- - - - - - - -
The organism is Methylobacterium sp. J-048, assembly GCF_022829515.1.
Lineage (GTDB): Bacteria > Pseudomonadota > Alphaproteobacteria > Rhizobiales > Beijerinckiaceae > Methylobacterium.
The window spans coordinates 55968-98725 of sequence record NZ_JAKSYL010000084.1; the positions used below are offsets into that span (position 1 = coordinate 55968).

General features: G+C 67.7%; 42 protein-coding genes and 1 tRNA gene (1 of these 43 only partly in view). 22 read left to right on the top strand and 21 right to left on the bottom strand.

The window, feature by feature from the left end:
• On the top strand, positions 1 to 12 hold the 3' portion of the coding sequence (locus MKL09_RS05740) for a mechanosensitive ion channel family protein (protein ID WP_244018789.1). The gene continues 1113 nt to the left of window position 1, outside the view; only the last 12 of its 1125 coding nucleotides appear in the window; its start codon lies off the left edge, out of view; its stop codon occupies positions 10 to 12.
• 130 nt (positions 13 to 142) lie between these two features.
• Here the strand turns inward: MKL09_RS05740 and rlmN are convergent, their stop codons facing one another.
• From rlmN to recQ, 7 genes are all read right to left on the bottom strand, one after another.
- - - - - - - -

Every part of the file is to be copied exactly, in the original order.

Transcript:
The organism is Methylobacterium sp. J-048, assembly GCF_022829515.1.
Lineage (GTDB): Bacteria > Pseudomonadota > Alphaproteobacteria > Rhizobiales > Beijerinckiaceae > Methylobacterium.
The window spans coordinates 55968-98725 of sequence record NZ_JAKSYL010000084.1; the positions used below are offsets into that span (position 1 = coordinate 55968).

General features: G+C 67.7%; 42 protein-coding genes and 1 tRNA gene (1 of these 43 only partly in view). 22 read left to right on the top strand and 21 right to left on the bottom strand.

The window, feature by feature from the left end:
• On the top strand, positions 1 to 12 hold the 3' portion of the coding sequence (locus MKL09_RS05740) for a mechanosensitive ion channel family protein (protein ID WP_244018789.1). The gene continues 1113 nt to the left of window position 1, outside the view; only the last 12 of its 1125 coding nucleotides appear in the window; its start codon lies off the left edge, out of view; its stop codon occupies positions 10 to 12.
• 130 nt (positions 13 to 142) lie between these two features.
• Here the strand turns inward: MKL09_RS05740 and rlmN are convergent, their stop codons facing one another.
• From rlmN to recQ, 7 genes are all read right to left on the bottom strand, one after another.